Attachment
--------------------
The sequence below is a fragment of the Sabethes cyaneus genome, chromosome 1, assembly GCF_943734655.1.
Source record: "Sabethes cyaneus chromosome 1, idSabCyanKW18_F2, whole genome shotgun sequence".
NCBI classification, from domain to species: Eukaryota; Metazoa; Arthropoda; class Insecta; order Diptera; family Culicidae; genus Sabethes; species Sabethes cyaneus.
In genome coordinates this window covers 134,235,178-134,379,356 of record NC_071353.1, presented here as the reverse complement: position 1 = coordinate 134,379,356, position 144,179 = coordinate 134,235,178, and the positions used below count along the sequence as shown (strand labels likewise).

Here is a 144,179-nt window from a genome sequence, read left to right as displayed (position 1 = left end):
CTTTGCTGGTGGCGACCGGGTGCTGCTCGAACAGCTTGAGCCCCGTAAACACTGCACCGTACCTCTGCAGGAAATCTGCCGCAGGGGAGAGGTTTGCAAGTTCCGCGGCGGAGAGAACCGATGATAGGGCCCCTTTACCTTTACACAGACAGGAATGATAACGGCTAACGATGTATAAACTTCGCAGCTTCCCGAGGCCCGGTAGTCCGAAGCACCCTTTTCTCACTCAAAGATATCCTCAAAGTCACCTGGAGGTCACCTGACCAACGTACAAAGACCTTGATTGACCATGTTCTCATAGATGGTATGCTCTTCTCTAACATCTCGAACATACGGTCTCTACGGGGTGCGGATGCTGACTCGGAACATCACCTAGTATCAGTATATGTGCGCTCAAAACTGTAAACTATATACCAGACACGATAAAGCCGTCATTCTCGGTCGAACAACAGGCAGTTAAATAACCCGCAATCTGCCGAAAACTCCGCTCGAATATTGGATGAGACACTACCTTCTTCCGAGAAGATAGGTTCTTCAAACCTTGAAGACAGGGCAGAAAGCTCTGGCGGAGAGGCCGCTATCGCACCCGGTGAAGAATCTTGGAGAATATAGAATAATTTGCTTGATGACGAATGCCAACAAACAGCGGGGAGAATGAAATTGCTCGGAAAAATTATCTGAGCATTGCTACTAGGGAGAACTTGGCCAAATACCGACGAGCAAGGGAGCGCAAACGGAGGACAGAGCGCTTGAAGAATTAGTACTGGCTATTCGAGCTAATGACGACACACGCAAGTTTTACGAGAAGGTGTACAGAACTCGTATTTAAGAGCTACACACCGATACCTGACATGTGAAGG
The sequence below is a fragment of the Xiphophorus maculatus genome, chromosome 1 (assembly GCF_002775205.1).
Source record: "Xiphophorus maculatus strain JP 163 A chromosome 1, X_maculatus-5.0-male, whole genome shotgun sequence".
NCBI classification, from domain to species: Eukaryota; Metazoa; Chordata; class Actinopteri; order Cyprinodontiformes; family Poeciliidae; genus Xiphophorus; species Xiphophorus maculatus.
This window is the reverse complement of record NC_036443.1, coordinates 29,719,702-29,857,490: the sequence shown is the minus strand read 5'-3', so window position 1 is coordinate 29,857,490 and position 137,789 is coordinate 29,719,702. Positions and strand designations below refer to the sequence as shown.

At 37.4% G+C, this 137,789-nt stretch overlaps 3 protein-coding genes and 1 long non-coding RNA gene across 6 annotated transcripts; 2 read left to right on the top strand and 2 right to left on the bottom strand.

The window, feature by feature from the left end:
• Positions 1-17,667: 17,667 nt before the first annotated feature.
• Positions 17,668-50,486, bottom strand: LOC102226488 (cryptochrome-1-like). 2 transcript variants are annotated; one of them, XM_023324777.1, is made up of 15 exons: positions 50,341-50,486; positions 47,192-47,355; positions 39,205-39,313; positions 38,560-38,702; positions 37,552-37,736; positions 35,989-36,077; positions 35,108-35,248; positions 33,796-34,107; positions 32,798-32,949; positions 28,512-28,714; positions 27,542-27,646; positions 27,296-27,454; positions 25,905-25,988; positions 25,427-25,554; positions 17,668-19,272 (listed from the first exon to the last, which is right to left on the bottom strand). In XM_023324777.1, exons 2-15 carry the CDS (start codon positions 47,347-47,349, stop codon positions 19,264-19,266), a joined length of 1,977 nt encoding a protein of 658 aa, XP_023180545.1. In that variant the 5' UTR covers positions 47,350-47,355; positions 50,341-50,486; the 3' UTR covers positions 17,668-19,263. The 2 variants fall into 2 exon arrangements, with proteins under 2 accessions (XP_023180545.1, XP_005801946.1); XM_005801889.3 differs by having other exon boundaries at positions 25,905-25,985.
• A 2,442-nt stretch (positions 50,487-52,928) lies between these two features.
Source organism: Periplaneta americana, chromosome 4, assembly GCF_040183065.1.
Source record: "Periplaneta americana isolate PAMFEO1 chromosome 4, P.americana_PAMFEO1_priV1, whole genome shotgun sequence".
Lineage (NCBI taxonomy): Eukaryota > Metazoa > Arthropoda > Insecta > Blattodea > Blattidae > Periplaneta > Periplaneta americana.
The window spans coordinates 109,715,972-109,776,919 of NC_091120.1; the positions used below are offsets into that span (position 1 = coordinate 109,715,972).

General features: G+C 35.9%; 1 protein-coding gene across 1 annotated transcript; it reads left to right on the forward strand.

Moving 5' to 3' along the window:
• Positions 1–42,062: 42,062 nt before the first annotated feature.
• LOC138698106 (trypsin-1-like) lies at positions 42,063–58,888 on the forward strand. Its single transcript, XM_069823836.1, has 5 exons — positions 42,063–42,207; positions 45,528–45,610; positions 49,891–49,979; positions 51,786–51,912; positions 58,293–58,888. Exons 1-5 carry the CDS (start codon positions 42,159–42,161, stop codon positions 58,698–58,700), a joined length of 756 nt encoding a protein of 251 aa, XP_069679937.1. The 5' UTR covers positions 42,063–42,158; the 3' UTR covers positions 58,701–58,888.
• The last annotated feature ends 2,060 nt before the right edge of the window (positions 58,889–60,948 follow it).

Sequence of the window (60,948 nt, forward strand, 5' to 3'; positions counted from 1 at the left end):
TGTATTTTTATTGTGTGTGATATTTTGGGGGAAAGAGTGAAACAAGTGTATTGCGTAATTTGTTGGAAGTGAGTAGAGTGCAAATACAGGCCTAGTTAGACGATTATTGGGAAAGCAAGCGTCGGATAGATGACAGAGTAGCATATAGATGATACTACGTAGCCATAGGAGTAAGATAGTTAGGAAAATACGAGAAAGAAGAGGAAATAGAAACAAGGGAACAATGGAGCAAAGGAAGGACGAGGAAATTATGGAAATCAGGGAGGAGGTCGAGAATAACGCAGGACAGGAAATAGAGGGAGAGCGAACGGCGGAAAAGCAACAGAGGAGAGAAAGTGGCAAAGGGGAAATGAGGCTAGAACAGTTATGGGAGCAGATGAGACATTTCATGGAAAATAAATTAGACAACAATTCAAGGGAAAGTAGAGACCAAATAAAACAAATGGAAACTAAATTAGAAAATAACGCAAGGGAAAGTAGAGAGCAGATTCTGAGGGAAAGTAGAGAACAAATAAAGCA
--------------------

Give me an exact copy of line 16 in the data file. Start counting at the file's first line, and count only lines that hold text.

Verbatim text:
Source organism: Periplaneta americana, chromosome 4, assembly GCF_040183065.1.